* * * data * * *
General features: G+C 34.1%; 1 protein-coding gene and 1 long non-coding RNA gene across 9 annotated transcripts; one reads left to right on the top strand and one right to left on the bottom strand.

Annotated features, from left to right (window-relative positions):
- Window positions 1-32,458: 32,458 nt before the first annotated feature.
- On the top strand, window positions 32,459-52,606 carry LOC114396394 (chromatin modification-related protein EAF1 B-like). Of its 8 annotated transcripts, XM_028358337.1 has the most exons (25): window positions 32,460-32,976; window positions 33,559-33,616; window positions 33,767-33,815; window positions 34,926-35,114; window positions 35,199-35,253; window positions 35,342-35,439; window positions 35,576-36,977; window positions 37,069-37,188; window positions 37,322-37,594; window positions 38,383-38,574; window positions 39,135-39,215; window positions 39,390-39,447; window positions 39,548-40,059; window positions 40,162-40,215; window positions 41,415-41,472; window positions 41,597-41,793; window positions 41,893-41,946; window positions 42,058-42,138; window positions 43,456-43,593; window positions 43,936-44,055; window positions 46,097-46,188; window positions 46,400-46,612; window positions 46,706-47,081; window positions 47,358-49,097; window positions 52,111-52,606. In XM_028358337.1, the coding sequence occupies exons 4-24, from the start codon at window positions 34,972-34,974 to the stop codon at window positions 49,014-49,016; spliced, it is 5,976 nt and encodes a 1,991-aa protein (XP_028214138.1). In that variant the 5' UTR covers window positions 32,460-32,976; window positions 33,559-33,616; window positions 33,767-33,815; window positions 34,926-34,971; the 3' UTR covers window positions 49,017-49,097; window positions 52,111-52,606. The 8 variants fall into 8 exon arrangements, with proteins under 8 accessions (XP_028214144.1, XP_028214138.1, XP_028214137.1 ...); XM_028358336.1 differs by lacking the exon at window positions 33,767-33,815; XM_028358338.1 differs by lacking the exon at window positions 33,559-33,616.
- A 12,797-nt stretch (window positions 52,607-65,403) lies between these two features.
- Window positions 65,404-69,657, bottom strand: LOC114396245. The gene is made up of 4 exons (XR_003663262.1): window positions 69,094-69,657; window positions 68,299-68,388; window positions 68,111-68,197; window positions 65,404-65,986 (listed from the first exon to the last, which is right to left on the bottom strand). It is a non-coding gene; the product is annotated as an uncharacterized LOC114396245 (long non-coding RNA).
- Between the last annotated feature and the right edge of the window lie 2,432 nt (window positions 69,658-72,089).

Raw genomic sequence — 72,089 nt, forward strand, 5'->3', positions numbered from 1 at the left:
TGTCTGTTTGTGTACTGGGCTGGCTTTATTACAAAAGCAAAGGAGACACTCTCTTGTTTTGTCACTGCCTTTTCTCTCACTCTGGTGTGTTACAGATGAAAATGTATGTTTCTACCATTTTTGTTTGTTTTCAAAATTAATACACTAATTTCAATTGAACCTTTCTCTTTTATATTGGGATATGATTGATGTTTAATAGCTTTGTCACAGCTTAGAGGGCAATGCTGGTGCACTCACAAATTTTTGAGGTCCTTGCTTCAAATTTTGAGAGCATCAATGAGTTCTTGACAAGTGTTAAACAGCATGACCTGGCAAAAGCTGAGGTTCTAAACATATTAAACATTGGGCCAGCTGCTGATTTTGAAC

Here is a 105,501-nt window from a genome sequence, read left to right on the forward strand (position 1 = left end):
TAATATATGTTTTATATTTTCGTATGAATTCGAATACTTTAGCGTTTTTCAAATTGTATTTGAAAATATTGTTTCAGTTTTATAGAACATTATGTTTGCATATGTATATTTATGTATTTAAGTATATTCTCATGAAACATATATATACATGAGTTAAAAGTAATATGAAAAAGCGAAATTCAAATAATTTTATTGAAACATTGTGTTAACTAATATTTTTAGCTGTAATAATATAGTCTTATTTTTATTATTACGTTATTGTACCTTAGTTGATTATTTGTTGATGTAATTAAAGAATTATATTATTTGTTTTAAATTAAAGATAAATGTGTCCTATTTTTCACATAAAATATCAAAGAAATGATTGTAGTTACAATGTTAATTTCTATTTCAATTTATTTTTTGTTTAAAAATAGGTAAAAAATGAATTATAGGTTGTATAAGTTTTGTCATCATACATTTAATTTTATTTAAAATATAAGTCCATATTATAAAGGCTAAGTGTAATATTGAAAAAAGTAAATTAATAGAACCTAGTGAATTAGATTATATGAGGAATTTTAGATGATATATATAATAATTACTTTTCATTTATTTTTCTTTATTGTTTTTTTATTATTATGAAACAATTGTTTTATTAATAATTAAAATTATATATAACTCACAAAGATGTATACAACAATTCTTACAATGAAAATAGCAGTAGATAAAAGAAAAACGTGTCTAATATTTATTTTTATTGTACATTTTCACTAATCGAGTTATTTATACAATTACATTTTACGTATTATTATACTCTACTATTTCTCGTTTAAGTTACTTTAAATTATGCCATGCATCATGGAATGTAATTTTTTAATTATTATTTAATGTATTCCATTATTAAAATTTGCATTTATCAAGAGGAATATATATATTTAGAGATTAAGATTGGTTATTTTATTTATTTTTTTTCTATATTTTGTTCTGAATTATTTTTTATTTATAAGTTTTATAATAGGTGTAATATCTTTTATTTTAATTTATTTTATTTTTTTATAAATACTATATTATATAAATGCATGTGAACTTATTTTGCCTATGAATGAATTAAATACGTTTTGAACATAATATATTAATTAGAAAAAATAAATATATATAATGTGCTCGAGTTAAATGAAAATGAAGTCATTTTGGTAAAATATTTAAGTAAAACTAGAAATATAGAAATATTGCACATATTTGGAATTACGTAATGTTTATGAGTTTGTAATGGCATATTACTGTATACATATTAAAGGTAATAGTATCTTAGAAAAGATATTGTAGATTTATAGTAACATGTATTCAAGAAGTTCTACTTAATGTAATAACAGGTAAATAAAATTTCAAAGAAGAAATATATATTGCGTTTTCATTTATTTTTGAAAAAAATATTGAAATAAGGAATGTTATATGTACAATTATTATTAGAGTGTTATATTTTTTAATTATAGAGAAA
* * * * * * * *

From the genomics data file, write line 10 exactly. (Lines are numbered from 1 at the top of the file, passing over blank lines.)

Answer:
Here is a 105,501-nt window from a genome sequence, read left to right on the forward strand (position 1 = left end):